Published December 1, 2016
When they enter the military, they’re among the healthiest people in the country. But as they begin active duty — and even more so when they conclude their service and enter veteran status — they often join the ranks of the nation’s unhealthiest populations.
This disparity in veteran health is examined in detail in a recent paper published in the Journal of Behavioral Medicine. It’s the first large-scale peer-reviewed article to cover the broad expanse of health-related behavior from research to practice with authors from the U.S. Department of Defense (DoD) and the Department of Veterans Affairs (VA).
The paper highlights several challenges and opportunities in offering care for veterans. With nearly 220,000 new recruits entering military service each year, plus millions of servicemembers, veterans and family members spread throughout the country, opportunities abound.
While progress has been made, “We are still falling short of better health behavior among servicemembers and eliminating the health disparity among veterans,” says Jeffrey P. Haibach, the paper’s lead author and a health science officer with the Department of Veterans Affairs’ Health Services Research and Development unit.
He started the paper during his fellowship work at the VA Pittsburgh Healthcare System, his first duty station after completing his PhD in community health and health behavior in the University at Buffalo’s School of Public Health and Health Professions.
“There is a major veterans health disparity where recruits are healthier on entering military service than the comparable U.S. population, but in the longer term as veterans, they tend to be of the same or worse health than civilians,” says Haibach.
The primary explanation for this, he says, are poor health behaviors — especially cigarette smoking, heavy drinking, physical inactivity and poor diet — during or after military service.
Tobacco use and alcohol misuse remain major public health problems for the U.S. military and veterans, the researchers write.
They cite recent estimates indicating that the Department of Defense spends as much as $1.6 billion annually due to tobacco-related medical care and lost workdays among active duty personnel, and $1.2 billion for alcohol misuse through medical costs, misconduct and reduced readiness.
Meanwhile, the VA health-care cost attributed to cigarette smoking is estimated at $2.7 billion a year.
The paper also cites several efforts the DoD has taken to curb smoking and drinking problems among military personnel, such as banning both during initial entry basic training. While many recruits resume these behaviors after the basic training ban has ended, research suggests that smoking interventions during a recruit’s initial entry training can promote and maintain smoking cessation.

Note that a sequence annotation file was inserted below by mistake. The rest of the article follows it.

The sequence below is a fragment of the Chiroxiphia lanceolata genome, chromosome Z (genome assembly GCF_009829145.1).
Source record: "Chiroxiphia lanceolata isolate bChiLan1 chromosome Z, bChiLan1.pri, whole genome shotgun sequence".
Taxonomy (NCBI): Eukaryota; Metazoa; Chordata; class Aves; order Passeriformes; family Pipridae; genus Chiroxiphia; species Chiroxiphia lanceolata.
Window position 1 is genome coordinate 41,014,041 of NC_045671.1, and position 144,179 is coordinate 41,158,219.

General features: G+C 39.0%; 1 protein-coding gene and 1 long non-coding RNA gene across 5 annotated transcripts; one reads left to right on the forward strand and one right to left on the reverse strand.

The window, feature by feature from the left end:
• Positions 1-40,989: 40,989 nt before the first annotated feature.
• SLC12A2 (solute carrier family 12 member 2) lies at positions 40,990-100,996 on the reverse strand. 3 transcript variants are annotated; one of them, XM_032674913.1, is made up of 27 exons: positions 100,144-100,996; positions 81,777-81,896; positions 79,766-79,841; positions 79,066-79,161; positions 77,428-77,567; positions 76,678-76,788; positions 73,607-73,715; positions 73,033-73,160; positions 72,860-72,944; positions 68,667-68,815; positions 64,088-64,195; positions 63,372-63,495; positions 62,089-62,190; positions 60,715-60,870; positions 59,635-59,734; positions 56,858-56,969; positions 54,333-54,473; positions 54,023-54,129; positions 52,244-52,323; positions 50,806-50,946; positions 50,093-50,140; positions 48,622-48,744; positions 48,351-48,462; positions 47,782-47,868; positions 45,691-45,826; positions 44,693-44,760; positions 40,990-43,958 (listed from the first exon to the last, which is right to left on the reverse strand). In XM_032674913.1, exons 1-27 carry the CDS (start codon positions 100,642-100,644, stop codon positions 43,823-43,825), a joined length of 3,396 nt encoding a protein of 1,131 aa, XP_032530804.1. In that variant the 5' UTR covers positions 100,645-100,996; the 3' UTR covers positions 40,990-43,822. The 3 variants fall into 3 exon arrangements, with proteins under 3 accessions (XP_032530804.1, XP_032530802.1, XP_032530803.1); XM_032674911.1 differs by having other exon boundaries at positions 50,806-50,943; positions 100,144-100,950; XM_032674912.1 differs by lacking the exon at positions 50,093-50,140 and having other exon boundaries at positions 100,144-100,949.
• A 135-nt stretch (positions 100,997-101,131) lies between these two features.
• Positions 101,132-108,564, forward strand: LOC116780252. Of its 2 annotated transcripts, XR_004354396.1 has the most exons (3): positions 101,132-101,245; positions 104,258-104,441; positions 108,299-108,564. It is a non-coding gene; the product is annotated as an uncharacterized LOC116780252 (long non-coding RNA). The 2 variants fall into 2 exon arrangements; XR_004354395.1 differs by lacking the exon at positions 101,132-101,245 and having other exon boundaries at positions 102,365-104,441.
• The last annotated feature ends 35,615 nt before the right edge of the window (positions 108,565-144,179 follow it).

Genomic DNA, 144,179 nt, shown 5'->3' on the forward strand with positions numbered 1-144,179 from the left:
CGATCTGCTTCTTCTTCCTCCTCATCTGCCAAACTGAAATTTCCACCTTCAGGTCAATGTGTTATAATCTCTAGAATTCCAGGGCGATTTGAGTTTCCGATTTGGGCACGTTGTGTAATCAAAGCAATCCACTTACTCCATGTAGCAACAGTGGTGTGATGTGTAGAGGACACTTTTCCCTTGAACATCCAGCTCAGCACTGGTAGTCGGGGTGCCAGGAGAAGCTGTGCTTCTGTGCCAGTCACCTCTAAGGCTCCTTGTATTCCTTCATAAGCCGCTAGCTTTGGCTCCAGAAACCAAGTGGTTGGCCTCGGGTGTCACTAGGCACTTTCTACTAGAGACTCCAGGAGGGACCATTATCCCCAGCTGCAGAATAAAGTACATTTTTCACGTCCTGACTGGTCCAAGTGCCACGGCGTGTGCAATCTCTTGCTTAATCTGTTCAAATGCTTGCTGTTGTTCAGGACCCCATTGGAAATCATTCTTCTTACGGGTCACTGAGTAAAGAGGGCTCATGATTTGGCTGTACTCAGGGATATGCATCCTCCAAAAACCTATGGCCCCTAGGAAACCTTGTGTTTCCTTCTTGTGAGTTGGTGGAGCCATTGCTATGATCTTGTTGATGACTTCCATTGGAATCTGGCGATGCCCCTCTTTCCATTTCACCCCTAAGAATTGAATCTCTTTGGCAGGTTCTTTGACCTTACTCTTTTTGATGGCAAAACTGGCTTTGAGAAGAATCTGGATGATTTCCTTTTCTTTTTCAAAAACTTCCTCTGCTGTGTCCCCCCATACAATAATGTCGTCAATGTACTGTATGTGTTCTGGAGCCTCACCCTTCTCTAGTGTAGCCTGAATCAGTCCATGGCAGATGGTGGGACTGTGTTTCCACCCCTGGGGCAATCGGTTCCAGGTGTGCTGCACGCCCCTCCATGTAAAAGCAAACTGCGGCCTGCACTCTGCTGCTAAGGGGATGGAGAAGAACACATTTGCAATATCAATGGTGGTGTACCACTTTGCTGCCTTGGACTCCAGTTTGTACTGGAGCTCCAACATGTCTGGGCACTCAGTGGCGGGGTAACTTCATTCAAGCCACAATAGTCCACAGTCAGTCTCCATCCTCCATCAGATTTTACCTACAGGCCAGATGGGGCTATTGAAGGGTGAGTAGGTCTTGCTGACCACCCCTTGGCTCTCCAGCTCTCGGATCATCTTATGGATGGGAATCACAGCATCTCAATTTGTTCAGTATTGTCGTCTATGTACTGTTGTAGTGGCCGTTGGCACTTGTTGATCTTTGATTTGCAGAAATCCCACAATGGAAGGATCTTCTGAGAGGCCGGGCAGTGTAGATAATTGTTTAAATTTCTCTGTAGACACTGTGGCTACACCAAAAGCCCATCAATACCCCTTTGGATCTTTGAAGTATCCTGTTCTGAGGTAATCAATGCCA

For servicemembers who retire or otherwise leave active duty, weight gain is another problem. They’re particularly vulnerable to unhealthy behaviors during these key transition periods, Haibach notes.
Research suggests new veterans tend to gain unhealthy weight during the transition to civilian life, and 78 percent of the nation’s 8.9 million veterans in VA health care are either overweight or obese, compared to 67 percent among the general U.S. population.
“There may be an opportunity to help them maintain a healthier weight during this vulnerable transition and overall,” says Haibach.
“There is also increased knowledge that focusing on an overall healthy lifestyle and improving multiple health behaviors at the same time may be more effective than just focusing on one or two behaviors at a time. Focusing only on quitting smoking or promoting exercise and diet alone does not fully empower people to make and maintain these healthy changes in the longer term,” he adds.
Toward that end, the DoD’s new Total Force Fitness program is based on the idea that optimal health is achieved through a connection between mind, body, spirit and positive family and social relationships, Haibach said.
He also noted that the VA is developing and implementing health behavior change and recovery interventions, such as peer-led self-management programs, which are focused on an overall healthy lifestyle and positive social relationships.
Haibach knows well the negative turn many veterans experience in their health compared to the rest of the American population.
He served on active duty in the Army as a senior noncommissioned officer and had to retire early due to physical injuries that, in his words, “I attribute primarily to my own lack of awareness and poor health behaviors, combined with the nature of the military culture when I served from age 17 in 1995 into my 30s.”
As a result, Haibach decided to get his PhD so he could help others avoid similar health problems, or at least recover from them better, through his work in research and practice.
“We can achieve this working together in a concerted, positive and forward-moving way. We owe this to those we rely on to protect our nation and deter war throughout our world, for the sacrifices they and their families have made,” says Haibach, now 38 and moving forward in his second-life career.
Haibach’s co-authors include researchers from universities such as Yale, Duke and the University of Tennessee Health Science Center, as well as several colleagues from both DoD and the VA. Two of them — Stephen Trynosky and Margaret Dundon — are UB alumni currently serving in the Department of Veterans Affairs.
The paper’s second author is Haibach’s wife, Michael Ann Haibach, an active duty Air Force major and clinical health psychologist.